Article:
Justin Trudeau’s Indian outfits mocked tirelessly on Twitter (PHOTOS)
The Canadian PM and his family have posed for countless photo-ops with praying-hand symbols and Bollywood-style dresses throughout the eight-day trip. However, what was deemed appropriate and respectful at first, has started to grind on even the most forgiving spectator.
Meet the newly wed indian couple.#JustinTrudeau wearing indian groom costume and #KristyDuncan wearing typical indian bridal maroon dress standing outside Hindu Temple and Trudeau wearing wedding necklace (Indian wedding custom)— Navdeep Singh (@NavdeepDhingra) February 19, 2018
Even if Trudeau was an Indian groom at his wedding reception he’d look ridiculously overdressed. https://t.co/1tQWMOEEKt— Shivam Vij (@DilliDurAst) February 21, 2018
Is it just me or is this choreographed cuteness all just a bit much now? Also FYI we Indians don’t dress like this every day sir, not even in Bollywood. pic.twitter.com/xqAqfPnRoZ— Omar Abdullah (@OmarAbdullah) February 21, 2018
Aside from the questionable outfit choices, Trudeau’s trip, intended to improve ties between the two nations, has been tarnished with criticism from both sides.
Firstly, the Canadian first family received a frosty welcome by the Indian government when they were greeted off their plane by the Indian minister of state for agriculture, Gajendra Singh Shekhawat, rather than by Prime Minister Narendra Modi. For context, Modi has personally greeted leaders from the US, the UAE, and Israel on their respective state visits.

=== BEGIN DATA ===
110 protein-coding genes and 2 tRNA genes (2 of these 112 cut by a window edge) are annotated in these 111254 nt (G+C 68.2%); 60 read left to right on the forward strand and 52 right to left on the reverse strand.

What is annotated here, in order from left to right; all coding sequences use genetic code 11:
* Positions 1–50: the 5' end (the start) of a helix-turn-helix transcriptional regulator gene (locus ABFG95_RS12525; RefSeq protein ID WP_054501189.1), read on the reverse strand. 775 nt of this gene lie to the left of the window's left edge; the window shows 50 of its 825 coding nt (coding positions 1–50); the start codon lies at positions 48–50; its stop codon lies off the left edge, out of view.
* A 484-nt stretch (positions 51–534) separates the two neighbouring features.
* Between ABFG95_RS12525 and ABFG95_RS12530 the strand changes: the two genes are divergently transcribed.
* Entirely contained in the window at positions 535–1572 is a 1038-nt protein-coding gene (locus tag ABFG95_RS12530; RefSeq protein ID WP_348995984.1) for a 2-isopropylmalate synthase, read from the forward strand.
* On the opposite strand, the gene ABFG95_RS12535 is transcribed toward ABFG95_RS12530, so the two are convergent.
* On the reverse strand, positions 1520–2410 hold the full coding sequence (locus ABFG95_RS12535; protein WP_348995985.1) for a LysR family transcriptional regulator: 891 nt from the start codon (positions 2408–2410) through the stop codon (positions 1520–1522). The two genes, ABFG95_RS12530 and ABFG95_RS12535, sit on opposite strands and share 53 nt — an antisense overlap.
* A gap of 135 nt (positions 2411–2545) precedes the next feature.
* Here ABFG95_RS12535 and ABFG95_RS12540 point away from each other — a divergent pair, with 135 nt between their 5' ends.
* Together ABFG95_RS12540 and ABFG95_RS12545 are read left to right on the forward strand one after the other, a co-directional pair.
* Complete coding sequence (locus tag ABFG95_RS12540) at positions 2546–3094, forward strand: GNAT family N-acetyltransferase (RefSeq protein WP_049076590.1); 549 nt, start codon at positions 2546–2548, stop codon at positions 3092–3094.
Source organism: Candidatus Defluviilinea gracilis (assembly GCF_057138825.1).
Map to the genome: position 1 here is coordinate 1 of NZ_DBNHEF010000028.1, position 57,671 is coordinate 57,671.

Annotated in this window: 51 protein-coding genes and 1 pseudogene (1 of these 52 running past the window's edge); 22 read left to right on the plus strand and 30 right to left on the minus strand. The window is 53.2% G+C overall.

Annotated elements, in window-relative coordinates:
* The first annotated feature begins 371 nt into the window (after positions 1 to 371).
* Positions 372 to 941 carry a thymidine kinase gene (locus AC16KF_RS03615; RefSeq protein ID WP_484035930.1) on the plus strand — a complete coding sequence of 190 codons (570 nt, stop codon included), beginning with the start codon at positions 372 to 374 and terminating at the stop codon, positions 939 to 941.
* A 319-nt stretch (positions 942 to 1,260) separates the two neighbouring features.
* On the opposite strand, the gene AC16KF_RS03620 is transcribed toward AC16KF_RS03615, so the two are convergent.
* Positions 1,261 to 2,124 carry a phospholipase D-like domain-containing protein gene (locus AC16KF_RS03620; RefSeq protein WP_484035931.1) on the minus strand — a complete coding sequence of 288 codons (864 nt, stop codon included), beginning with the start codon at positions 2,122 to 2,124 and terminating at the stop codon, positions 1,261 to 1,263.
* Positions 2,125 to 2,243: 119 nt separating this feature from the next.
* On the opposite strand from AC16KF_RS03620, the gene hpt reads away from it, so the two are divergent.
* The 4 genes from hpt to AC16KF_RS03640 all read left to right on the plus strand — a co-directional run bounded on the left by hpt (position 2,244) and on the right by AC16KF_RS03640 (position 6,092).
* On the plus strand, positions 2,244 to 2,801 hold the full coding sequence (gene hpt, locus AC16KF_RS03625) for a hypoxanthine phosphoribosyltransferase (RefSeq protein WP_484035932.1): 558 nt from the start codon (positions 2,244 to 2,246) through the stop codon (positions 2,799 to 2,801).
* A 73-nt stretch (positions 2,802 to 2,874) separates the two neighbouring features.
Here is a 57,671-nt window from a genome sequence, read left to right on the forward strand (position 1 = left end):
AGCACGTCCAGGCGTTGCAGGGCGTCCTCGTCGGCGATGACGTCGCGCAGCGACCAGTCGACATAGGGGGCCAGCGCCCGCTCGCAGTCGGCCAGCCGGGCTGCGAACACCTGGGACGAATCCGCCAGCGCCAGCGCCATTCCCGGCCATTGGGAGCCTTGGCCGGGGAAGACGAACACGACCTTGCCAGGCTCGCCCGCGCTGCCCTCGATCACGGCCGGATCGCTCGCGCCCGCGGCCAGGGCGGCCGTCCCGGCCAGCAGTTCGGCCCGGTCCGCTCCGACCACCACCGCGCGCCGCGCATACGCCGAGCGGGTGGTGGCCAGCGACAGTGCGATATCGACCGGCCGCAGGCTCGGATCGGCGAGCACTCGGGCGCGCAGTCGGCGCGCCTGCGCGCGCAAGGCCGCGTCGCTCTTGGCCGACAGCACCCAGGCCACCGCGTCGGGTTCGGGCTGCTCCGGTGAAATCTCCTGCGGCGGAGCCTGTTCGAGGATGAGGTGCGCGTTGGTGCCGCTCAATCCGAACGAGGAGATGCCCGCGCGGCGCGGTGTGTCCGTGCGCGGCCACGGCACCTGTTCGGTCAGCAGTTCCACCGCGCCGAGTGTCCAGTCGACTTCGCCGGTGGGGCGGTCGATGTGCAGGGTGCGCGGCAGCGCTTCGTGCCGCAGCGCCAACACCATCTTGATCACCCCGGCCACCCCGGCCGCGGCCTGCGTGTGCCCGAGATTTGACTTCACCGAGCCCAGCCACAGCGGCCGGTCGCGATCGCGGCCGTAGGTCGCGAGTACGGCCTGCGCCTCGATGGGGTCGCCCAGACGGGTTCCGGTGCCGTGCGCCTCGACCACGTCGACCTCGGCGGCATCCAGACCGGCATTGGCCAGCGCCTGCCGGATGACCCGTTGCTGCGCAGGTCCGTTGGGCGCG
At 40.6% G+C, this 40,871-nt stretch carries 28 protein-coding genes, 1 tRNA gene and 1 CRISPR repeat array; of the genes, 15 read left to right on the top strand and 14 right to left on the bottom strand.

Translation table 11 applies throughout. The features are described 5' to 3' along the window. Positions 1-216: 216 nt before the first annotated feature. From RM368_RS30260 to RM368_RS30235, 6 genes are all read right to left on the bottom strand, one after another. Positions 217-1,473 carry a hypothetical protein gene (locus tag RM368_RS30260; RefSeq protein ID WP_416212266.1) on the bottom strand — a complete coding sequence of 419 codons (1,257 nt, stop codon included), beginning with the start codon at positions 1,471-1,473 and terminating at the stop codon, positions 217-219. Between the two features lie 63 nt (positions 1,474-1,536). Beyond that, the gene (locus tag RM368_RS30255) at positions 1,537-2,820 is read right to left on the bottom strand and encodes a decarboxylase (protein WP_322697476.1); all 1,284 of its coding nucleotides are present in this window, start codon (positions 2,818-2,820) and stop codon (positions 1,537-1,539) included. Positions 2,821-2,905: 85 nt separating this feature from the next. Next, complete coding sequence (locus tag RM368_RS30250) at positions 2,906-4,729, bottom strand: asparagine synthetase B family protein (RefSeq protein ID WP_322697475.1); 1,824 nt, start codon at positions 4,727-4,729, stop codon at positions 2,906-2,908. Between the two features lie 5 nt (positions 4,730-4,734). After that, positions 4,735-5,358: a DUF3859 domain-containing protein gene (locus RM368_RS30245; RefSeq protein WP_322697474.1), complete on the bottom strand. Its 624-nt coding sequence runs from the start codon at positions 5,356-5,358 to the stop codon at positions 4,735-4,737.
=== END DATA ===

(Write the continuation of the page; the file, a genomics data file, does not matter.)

The only winners of Justin Trudeau's trip are India's roadside clothing vendors, apparently. In fairness to Trudeau, he did promise Canadian investment in India.— Andrew Lawton (@AndrewLawton) February 22, 2018
Trudeau is playing dress up, and thoroughly embarrassing himself in India.— Candice Malcolm (@CandiceMalcolm) February 21, 2018
Hopefully this is a teaching moment for the PM.
You're a diplomat, not a celebrity. Act like it. https://t.co/rj86U3Hvju
One of the greatest gaffes of the trip was the decision to invite Jaspal Atwal, a sikh extremist convicted of attempting to murder an Indian politician, to a dinner with Trudeau at the Canadian High Commissioner’s residence in New Delhi. The invitation was later withdrawn.
Trudeau also reportedly used taxpayers’ money to fly a Vancouver-based celebrity Indian chef, Vikram Vij, to cook for diplomats. Not included in the entourage, however, as Canadian MP Michelle Rempel pointed out, was the country’s agricultural minister, despite India being one of Canada’s most important export markets.
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